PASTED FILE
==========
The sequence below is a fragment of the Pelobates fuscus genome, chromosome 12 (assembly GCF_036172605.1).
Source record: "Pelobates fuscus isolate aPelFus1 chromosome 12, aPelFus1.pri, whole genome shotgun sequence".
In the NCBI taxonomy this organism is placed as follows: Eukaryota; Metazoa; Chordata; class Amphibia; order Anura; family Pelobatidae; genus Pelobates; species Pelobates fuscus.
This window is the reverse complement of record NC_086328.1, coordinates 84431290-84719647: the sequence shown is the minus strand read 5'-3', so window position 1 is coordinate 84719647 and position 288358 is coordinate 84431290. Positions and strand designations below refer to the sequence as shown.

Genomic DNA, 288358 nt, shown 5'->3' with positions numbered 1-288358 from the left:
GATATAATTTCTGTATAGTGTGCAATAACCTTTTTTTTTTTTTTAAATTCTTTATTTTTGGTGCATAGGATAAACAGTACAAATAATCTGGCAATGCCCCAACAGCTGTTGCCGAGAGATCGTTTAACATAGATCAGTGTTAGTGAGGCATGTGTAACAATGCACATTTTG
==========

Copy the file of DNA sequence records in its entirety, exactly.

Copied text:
The sequence below is a fragment of the Pelobates fuscus genome, chromosome 12 (assembly GCF_036172605.1).
Source record: "Pelobates fuscus isolate aPelFus1 chromosome 12, aPelFus1.pri, whole genome shotgun sequence".
In the NCBI taxonomy this organism is placed as follows: Eukaryota; Metazoa; Chordata; class Amphibia; order Anura; family Pelobatidae; genus Pelobates; species Pelobates fuscus.
This window is the reverse complement of record NC_086328.1, coordinates 84431290-84719647: the sequence shown is the minus strand read 5'-3', so window position 1 is coordinate 84719647 and position 288358 is coordinate 84431290. Positions and strand designations below refer to the sequence as shown.

Genomic DNA, 288358 nt, shown 5'->3' with positions numbered 1-288358 from the left:
GATATAATTTCTGTATAGTGTGCAATAACCTTTTTTTTTTTTTTAAATTCTTTATTTTTGGTGCATAGGATAAACAGTACAAATAATCTGGCAATGCCCCAACAGCTGTTGCCGAGAGATCGTTTAACATAGATCAGTGTTAGTGAGGCATGTGTAACAATGCACATTTTG